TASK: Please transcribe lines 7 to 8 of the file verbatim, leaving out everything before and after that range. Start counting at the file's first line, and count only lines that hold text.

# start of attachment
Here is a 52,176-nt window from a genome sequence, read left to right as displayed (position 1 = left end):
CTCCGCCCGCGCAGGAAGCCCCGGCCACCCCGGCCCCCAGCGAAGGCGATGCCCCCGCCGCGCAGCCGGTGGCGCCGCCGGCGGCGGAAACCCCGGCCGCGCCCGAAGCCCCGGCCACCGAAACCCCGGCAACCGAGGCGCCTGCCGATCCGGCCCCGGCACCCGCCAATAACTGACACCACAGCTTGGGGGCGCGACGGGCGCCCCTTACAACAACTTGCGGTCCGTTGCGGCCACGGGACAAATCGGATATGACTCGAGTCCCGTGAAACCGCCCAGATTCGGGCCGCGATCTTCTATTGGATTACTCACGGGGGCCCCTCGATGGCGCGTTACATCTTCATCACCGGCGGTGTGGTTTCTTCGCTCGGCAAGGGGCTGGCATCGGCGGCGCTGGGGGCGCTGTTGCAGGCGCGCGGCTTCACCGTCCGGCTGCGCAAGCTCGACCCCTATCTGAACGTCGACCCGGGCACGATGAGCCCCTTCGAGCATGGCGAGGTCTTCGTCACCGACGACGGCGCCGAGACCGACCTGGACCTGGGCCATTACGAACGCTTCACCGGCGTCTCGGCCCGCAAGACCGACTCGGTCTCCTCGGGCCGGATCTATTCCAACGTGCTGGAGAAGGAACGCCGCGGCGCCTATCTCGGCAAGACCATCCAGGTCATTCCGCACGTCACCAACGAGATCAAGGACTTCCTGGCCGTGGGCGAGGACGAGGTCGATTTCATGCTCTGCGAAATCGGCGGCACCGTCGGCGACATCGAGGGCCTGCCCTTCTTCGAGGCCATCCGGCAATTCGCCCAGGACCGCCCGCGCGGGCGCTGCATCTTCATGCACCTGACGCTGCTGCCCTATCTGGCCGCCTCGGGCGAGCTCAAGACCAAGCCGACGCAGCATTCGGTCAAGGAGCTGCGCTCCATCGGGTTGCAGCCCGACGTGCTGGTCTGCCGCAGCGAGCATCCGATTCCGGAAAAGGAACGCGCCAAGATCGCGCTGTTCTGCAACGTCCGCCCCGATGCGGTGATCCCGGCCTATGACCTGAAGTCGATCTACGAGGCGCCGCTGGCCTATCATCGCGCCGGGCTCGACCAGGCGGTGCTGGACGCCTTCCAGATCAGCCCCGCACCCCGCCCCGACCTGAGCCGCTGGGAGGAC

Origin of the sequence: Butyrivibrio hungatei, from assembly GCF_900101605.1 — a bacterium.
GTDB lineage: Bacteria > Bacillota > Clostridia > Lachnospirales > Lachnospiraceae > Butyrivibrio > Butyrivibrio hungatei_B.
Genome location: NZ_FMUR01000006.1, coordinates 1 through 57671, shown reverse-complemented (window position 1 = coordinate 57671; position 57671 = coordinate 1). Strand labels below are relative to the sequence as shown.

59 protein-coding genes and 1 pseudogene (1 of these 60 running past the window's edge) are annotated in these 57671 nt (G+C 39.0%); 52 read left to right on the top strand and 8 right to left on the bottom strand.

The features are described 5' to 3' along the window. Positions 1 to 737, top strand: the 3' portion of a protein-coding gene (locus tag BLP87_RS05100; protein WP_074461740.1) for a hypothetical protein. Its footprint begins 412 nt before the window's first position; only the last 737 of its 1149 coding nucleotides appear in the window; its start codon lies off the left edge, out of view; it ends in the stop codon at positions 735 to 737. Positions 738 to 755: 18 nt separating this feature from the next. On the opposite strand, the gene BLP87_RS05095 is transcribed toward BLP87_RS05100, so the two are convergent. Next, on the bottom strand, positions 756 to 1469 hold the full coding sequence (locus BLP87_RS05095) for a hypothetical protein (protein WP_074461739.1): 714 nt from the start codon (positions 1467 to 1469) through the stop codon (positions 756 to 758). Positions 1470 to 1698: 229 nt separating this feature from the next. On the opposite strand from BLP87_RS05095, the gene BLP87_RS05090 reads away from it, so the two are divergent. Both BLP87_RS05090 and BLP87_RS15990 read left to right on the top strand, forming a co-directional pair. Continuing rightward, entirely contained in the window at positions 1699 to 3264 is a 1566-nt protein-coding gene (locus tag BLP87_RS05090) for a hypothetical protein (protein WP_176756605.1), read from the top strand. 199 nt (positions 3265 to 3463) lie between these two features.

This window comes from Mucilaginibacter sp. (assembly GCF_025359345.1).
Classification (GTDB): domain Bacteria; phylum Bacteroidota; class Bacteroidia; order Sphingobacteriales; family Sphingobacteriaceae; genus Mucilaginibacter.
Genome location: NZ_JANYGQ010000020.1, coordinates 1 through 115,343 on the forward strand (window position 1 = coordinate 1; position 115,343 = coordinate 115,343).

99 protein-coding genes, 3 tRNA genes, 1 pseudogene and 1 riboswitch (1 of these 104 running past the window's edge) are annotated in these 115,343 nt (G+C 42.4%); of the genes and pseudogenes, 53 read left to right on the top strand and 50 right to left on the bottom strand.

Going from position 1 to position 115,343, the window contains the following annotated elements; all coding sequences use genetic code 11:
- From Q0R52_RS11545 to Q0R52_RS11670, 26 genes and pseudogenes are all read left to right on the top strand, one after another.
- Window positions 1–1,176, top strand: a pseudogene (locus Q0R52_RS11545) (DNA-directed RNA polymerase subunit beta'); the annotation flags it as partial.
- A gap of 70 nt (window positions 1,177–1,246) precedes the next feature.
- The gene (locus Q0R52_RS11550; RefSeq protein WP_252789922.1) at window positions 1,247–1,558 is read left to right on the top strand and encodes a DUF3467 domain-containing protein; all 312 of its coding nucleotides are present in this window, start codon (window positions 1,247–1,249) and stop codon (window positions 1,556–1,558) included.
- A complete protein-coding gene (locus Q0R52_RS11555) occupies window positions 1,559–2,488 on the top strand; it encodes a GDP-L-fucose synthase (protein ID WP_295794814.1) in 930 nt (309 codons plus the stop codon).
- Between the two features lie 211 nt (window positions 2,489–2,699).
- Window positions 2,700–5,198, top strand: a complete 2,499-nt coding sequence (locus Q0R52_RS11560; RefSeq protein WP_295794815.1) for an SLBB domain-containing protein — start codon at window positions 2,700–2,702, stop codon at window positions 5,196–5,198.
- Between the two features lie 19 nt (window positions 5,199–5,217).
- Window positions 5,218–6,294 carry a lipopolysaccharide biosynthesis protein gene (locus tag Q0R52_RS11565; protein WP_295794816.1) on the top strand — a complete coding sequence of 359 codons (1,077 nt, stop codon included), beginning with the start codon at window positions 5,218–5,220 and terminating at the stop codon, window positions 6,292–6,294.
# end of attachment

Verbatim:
The features are described 5' to 3' along the window. Positions 1 to 737, top strand: the 3' portion of a protein-coding gene (locus tag BLP87_RS05100; protein WP_074461740.1) for a hypothetical protein. Its footprint begins 412 nt before the window's first position; only the last 737 of its 1149 coding nucleotides appear in the window; its start codon lies off the left edge, out of view; it ends in the stop codon at positions 735 to 737. Positions 738 to 755: 18 nt separating this feature from the next. On the opposite strand, the gene BLP87_RS05095 is transcribed toward BLP87_RS05100, so the two are convergent. Next, on the bottom strand, positions 756 to 1469 hold the full coding sequence (locus BLP87_RS05095) for a hypothetical protein (protein WP_074461739.1): 714 nt from the start codon (positions 1467 to 1469) through the stop codon (positions 756 to 758). Positions 1470 to 1698: 229 nt separating this feature from the next. On the opposite strand from BLP87_RS05095, the gene BLP87_RS05090 reads away from it, so the two are divergent. Both BLP87_RS05090 and BLP87_RS15990 read left to right on the top strand, forming a co-directional pair. Continuing rightward, entirely contained in the window at positions 1699 to 3264 is a 1566-nt protein-coding gene (locus tag BLP87_RS05090) for a hypothetical protein (protein WP_176756605.1), read from the top strand. 199 nt (positions 3265 to 3463) lie between these two features.

This window comes from Mucilaginibacter sp. (assembly GCF_025359345.1).